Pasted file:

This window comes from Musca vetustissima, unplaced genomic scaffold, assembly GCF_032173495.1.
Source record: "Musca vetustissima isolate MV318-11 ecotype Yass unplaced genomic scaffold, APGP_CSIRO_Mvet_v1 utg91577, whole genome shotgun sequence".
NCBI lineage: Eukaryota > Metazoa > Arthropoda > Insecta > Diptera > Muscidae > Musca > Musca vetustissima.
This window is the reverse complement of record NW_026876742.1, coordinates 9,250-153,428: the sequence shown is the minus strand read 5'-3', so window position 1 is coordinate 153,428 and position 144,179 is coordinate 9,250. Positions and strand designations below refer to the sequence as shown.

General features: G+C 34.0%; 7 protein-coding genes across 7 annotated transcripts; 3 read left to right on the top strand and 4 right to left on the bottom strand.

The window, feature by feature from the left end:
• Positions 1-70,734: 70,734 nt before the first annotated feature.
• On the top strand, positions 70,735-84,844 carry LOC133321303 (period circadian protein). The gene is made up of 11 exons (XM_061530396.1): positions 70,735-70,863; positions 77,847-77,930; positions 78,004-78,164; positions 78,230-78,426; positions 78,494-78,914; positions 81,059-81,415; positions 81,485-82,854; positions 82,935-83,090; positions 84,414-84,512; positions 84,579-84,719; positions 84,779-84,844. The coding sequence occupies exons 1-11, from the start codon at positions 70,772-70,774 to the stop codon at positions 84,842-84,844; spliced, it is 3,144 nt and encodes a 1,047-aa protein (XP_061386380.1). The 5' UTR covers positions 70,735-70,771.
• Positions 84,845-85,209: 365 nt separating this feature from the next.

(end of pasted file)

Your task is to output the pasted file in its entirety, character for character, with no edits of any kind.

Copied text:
This window comes from Musca vetustissima, unplaced genomic scaffold, assembly GCF_032173495.1.
Source record: "Musca vetustissima isolate MV318-11 ecotype Yass unplaced genomic scaffold, APGP_CSIRO_Mvet_v1 utg91577, whole genome shotgun sequence".
NCBI lineage: Eukaryota > Metazoa > Arthropoda > Insecta > Diptera > Muscidae > Musca > Musca vetustissima.
This window is the reverse complement of record NW_026876742.1, coordinates 9,250-153,428: the sequence shown is the minus strand read 5'-3', so window position 1 is coordinate 153,428 and position 144,179 is coordinate 9,250. Positions and strand designations below refer to the sequence as shown.

General features: G+C 34.0%; 7 protein-coding genes across 7 annotated transcripts; 3 read left to right on the top strand and 4 right to left on the bottom strand.

The window, feature by feature from the left end:
• Positions 1-70,734: 70,734 nt before the first annotated feature.
• On the top strand, positions 70,735-84,844 carry LOC133321303 (period circadian protein). The gene is made up of 11 exons (XM_061530396.1): positions 70,735-70,863; positions 77,847-77,930; positions 78,004-78,164; positions 78,230-78,426; positions 78,494-78,914; positions 81,059-81,415; positions 81,485-82,854; positions 82,935-83,090; positions 84,414-84,512; positions 84,579-84,719; positions 84,779-84,844. The coding sequence occupies exons 1-11, from the start codon at positions 70,772-70,774 to the stop codon at positions 84,842-84,844; spliced, it is 3,144 nt and encodes a 1,047-aa protein (XP_061386380.1). The 5' UTR covers positions 70,735-70,771.
• Positions 84,845-85,209: 365 nt separating this feature from the next.